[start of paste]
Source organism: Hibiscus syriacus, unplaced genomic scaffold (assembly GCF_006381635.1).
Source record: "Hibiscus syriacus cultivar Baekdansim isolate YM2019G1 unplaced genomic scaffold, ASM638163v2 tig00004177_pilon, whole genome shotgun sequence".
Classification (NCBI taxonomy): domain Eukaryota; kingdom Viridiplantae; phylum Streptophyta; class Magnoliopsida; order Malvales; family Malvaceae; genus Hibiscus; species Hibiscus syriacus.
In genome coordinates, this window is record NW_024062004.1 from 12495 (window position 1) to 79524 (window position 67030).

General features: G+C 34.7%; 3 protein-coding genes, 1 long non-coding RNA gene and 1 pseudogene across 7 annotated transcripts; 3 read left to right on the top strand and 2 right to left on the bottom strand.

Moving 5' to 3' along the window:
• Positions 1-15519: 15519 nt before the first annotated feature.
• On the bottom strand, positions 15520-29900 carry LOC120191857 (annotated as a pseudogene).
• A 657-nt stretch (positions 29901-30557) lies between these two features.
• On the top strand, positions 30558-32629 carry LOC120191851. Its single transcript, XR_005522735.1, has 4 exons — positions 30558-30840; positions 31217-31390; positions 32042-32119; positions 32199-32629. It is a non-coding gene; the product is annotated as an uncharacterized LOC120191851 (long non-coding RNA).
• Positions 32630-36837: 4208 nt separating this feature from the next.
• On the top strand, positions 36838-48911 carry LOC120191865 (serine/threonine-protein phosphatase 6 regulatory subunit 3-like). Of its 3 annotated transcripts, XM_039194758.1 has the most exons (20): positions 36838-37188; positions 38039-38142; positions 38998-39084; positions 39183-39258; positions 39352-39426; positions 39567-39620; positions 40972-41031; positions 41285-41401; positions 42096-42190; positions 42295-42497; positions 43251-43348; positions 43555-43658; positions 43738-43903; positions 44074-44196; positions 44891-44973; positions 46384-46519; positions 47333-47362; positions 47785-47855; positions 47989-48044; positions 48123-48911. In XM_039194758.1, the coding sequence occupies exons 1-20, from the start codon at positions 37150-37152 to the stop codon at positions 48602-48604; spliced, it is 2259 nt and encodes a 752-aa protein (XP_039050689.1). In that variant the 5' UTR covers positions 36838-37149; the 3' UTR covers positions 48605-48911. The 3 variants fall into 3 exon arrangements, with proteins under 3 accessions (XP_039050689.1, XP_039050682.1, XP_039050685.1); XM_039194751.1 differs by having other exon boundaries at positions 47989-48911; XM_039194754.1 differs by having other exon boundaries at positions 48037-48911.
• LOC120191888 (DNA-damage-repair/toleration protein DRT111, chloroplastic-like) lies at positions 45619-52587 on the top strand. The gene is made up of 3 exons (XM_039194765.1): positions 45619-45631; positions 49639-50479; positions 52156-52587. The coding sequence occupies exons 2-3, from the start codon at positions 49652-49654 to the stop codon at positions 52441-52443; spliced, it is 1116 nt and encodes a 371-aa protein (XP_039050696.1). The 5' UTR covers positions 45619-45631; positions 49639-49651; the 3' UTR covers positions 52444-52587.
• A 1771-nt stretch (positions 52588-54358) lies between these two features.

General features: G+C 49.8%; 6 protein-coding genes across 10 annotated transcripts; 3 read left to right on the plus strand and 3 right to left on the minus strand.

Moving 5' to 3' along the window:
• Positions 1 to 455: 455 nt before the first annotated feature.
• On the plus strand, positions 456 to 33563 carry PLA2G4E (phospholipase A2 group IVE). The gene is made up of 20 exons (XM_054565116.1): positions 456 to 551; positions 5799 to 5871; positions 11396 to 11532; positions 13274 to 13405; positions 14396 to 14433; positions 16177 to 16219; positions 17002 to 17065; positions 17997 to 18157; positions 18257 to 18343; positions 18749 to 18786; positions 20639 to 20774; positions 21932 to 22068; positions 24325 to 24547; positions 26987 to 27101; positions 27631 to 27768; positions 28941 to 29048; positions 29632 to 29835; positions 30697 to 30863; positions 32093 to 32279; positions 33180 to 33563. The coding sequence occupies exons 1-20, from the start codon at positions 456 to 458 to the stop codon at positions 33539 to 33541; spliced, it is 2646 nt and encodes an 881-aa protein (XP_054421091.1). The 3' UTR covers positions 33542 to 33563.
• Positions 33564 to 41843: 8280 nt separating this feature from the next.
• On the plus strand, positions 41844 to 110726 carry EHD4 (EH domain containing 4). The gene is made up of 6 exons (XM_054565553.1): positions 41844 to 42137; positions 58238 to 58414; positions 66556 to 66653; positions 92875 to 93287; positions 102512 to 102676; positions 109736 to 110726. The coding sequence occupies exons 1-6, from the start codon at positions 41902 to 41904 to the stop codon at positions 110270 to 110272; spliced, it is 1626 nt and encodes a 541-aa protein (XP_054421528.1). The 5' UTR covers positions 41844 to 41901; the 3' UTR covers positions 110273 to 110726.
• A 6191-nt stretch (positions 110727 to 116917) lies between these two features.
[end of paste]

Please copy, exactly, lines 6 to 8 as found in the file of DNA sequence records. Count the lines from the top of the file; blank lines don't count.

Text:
Moving 5' to 3' along the window:
• Positions 1-15519: 15519 nt before the first annotated feature.
• On the bottom strand, positions 15520-29900 carry LOC120191857 (annotated as a pseudogene).